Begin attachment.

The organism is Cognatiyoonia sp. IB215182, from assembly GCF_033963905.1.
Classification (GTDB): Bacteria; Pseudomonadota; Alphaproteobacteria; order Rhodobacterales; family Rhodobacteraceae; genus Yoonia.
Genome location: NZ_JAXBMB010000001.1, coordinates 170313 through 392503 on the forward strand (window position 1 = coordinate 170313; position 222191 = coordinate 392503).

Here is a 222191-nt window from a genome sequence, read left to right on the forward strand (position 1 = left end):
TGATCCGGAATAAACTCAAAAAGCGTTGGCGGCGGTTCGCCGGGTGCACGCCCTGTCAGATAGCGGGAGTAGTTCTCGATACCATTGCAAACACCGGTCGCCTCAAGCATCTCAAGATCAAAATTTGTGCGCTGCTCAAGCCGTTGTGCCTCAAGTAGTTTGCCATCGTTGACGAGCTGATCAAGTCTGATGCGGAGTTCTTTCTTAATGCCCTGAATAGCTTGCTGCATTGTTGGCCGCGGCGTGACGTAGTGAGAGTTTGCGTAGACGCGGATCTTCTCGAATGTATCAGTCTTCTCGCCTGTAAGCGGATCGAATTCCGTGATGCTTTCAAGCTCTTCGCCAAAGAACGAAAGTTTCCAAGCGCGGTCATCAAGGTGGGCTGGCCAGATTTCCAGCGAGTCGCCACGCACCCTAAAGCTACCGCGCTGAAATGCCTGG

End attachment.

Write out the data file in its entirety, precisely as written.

The organism is Cognatiyoonia sp. IB215182, from assembly GCF_033963905.1.
Classification (GTDB): Bacteria; Pseudomonadota; Alphaproteobacteria; order Rhodobacterales; family Rhodobacteraceae; genus Yoonia.
Genome location: NZ_JAXBMB010000001.1, coordinates 170313 through 392503 on the forward strand (window position 1 = coordinate 170313; position 222191 = coordinate 392503).

Here is a 222191-nt window from a genome sequence, read left to right on the forward strand (position 1 = left end):
TGATCCGGAATAAACTCAAAAAGCGTTGGCGGCGGTTCGCCGGGTGCACGCCCTGTCAGATAGCGGGAGTAGTTCTCGATACCATTGCAAACACCGGTCGCCTCAAGCATCTCAAGATCAAAATTTGTGCGCTGCTCAAGCCGTTGTGCCTCAAGTAGTTTGCCATCGTTGACGAGCTGATCAAGTCTGATGCGGAGTTCTTTCTTAATGCCCTGAATAGCTTGCTGCATTGTTGGCCGCGGCGTGACGTAGTGAGAGTTTGCGTAGACGCGGATCTTCTCGAATGTATCAGTCTTCTCGCCTGTAAGCGGATCGAATTCCGTGATGCTTTCAAGCTCTTCGCCAAAGAACGAAAGTTTCCAAGCGCGGTCATCAAGGTGGGCTGGCCAGATTTCCAGCGAGTCGCCACGCACCCTAAAGCTACCGCGCTGAAATGCCTGG